I would urge you, young men, especially to lay this to heart-that of all delusions that can beset you in your course, none will work more disastrously than the notion that the summum bonum, the shield and stay of a man, is the ‘abundance of the things that he possesses.’ I fancy I see more listless, discontented, unhappy faces looking out of carriages than I see upon the pavement. And I am sure of this, at any rate, that all which is noble and sweet and good in life can be wrought out and possessed upon as much bread and water as will keep body and soul together, and as much furniture as will enable a man to sit at his meal and lie down at night. And as for the rest, it has many advantages and blessings, but oh! it is all illusory as a defence against the evils that will come, sooner or later, to every life.

  1. Consider next how to get into the true Refuge.

‘The righteous runneth into it and is safe,’ says my text. You may get into the illusory one very easily. Imagination will take you there. There is no difficulty at all about that. And yet the way by which a man makes this world his defence may teach you a lesson as to how you can make God your defence. How does a man make this world his defence? By trusting to it. He that says to the fine gold, ‘Thou art my confidence,’ has made it his fortress-and that is how you will make God your fortress-by trusting to Him. The very same emotion, the very same act of mind, heart, and will, may be turned either upwards or downwards, as you can turn the beam from a lantern which way you please. Direct it earthwards, and you ‘trust in the uncertainty of riches.’ Flash it heavenwards, and you ‘trust in the living God.’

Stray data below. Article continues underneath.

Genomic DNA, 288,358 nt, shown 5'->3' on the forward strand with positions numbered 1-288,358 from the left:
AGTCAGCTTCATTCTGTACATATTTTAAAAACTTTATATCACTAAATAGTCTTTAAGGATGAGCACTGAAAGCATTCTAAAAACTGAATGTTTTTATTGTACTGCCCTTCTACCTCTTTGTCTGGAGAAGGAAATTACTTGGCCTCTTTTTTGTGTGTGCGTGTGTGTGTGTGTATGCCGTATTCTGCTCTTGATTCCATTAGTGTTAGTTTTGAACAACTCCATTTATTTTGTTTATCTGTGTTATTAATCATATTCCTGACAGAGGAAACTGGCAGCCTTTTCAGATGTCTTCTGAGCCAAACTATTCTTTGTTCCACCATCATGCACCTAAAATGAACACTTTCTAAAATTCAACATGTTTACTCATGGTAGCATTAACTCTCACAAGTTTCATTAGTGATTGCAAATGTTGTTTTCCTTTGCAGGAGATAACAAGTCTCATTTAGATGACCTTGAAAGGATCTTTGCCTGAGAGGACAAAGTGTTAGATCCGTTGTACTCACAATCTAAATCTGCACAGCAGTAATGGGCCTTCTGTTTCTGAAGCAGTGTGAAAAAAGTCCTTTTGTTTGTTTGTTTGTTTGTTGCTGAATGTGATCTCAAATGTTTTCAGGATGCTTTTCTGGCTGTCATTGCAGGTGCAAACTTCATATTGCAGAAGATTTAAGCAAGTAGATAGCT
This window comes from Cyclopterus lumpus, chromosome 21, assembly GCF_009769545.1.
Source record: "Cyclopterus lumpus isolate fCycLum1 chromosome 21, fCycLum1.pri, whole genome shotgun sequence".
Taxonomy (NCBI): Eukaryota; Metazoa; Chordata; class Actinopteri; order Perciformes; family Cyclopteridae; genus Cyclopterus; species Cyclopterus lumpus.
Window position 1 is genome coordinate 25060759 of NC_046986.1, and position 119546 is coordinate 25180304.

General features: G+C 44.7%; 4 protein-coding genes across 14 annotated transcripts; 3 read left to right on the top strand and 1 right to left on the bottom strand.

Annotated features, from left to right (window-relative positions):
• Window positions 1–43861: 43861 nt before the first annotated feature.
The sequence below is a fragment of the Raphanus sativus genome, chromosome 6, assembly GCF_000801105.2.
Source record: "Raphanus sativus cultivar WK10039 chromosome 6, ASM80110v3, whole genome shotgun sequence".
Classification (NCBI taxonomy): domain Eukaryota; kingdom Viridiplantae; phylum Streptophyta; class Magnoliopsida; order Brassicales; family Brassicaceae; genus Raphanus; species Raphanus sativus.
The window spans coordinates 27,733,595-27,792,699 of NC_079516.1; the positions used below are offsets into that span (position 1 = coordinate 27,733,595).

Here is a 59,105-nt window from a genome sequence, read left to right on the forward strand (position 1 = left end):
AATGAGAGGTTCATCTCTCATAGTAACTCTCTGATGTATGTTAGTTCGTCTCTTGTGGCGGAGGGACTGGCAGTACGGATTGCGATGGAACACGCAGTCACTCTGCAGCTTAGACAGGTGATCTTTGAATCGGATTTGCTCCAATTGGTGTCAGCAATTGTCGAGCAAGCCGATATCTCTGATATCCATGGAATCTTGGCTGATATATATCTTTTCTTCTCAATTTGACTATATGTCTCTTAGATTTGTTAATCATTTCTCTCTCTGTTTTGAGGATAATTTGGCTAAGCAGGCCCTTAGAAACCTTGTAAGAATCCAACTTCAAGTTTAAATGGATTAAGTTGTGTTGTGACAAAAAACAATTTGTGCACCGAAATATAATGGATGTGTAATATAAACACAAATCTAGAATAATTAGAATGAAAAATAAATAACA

And that same lesson is taught by the words of our text, ‘The righteous runneth into it.’ I do not dwell upon the word ‘righteous.’ That is the Old Testament point of view, which could not conceive it possible that any man could have deep and close communion with God, except on condition of a pure character. I will not speak of that at present, but point to the picturesque metaphor, which will tell us a great deal more about what faith is than many a philosophical dissertation. Many a man who would be perplexed by a theologian’s talk will understand this: ‘The righteous runneth into the name of the Lord.’